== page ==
Thermal Control During Additive Manufacturing


Additive manufacturing (AM) has emerged as a powerful tool within engineering. Many AM and coating processes rely on thermal input to soften or melt the materials involved in processing. However, this melting or softening typically results in a higher thermal gradient between deposited material and the workpiece, commonly resulting in defects such as residual stress and warpage.



The Yu lab has developed AM techniques, leveraging an enclosed area which is selectively filled with solids, liquids, and/or gasses which themselves are held at desired temperatures. Based on the temperature of the added substances and their heat transfer rates, the workpiece can be held at specific target temperatures, or have specific thermal gradients applied to them. Additionally, by separating materials through buoyancy, temperature, and applied films/barriers, multiple temperatures and thermal gradients can be assigned to a workpiece as it is processed. This enables discrete control over the thermal history of the processed materials at an unprecedented level, drastically improving the quality of the deposited material.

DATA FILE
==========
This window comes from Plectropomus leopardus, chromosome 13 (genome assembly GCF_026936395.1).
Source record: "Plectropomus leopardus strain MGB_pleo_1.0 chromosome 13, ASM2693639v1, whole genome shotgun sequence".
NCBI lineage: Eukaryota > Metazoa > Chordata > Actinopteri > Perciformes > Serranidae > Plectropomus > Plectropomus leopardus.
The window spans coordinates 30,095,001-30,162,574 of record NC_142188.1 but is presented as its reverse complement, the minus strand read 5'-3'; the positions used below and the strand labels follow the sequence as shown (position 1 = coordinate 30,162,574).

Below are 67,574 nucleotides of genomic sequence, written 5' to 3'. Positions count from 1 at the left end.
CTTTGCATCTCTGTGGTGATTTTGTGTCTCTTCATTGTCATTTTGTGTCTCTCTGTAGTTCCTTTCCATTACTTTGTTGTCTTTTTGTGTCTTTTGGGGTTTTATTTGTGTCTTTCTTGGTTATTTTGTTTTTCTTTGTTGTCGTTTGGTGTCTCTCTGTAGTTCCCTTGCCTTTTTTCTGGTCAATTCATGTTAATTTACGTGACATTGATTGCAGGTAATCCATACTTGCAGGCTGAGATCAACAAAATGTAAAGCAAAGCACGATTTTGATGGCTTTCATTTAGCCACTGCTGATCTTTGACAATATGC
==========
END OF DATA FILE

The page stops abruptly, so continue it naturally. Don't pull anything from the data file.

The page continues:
Thermal mismatch during cooling or solidification can result in severe residual stress or even warpage in AM parts or in coating/cladding processes, due to a failure to create uniform or controlled thermal history for every section of a workpiece.


Regions near the direct processing zone of the workpiece can be held at elevated temperatures minimizing residual stresses. A smooth gradient to the rest of the workpiece can be achieved through temperature control of the secondary/tertiary medium. In this case, hot liquid (orange) is interfaced with a cool liquid (blue) to eliminate warpage to the workpiece.

Patent Information:
For Information, Contact:
Emily Lanier
Licensing Manager
Virginia Tech Intellectual Properties, Inc.
Robert Griffiths
David Garcia
Hang Yu